London Dreams Movie Review
This is an average film for those who don’t mind a bizarre story, sitting through a long (almost three hours) film and Salman Khan and Ajay Devgan, the two lead characters. For those who shy away from Bollywood kitsch, this film is bad.
The major problem with this film (directed and produced by Vipul Shah) is the mismatch between the actors and the story. The story is about two young aspiring youngsters, Arjun (Ajay Devgan) and Mannu (Salman Khan) who enter the world of pop music and form a band which plays Indipop. What is completely unbelievable is to see two middle-aged men playing this role. They look middle-aged, particularly Salman. This is a film which called for young actors. The days when middle aged actors in the film industry played young men in their twenties is long gone. Thankfully Asin, who plays the role of Priya, a part of the band, looks her part. However her characterisation is woefully inadequate. She comes across as a paper cut-out. Not that the characterisation of the other two is anything special. They come across as unbelievable characters.
Another drawback of the film is that although the film is about music, it isn’t really about music. One keeps getting the feeling that Arjun, who wants to make it in the music world, wants success, and it is not music that he is passionate about. This is so unlike Rock On, where all the characters’ lives revolve around music! I am sure that the director wanted to convey the impression that the film is about music, but it didn’t come through, not through the characters. And then, when a film is about music, one expects awesome music. While the music is good (Shankar Ehsaan Loy) , it is nowhere near awesome. Again, I couldn’t help comparing it to the music of Rock On.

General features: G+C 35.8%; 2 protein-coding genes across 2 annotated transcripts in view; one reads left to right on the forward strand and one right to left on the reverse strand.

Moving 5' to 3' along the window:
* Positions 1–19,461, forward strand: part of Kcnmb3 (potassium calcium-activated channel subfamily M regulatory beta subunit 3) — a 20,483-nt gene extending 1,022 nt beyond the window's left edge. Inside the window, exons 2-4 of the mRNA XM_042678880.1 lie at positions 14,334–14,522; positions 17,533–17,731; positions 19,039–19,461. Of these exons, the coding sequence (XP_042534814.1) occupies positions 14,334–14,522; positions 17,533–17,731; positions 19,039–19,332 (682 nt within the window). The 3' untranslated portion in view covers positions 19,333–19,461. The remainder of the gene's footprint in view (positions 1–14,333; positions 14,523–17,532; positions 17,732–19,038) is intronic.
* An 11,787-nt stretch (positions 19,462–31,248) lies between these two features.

The theme of this film is a good one. It’s about how the relationship between two friends changes once they grow into adults and enter the same profession. It is also about how one can sabotage one’s own success because of one’s own insecurity and jealousy. Being successful is all about concentrating on one’s success, not destroying another’s. The film is also about the self-centeredness of one friend and the selflessness of the other. The theme is an interesting one, but executed poorly. Sure, the film is not an absolute bore (again, if you don’t mind Bollywood) but it did drag in several places. It was too long.
I don’t know why directors continue to make films where the “hero” acts in a crass way with women, even in 2009. Sure, the “hero” who does this in the film is a village bumpkin but why portray villagers this way? I mean, making lewd remarks, staring up their skirts (even in adulthood), staring at their bodies in an obvious way and propositioning every good looking woman? There is also another guy in the band who refers to women as “butter chicken” and this is supposed to be humour, but when will directors realise that women don’t find this type of humour funny. The scene in which Mannu is shown misbehaving with an airhostess, in real life, the airhostess would have complained to the Captain and the person would have been offloaded or perhaps cuffed to his seat.
All in all, this film is an avoidable one. The most stupid thing about it is the story. Yes, there is a story, but it’s too ridiculous to even mention.
(Movie poster is from bollywoodworld.com)
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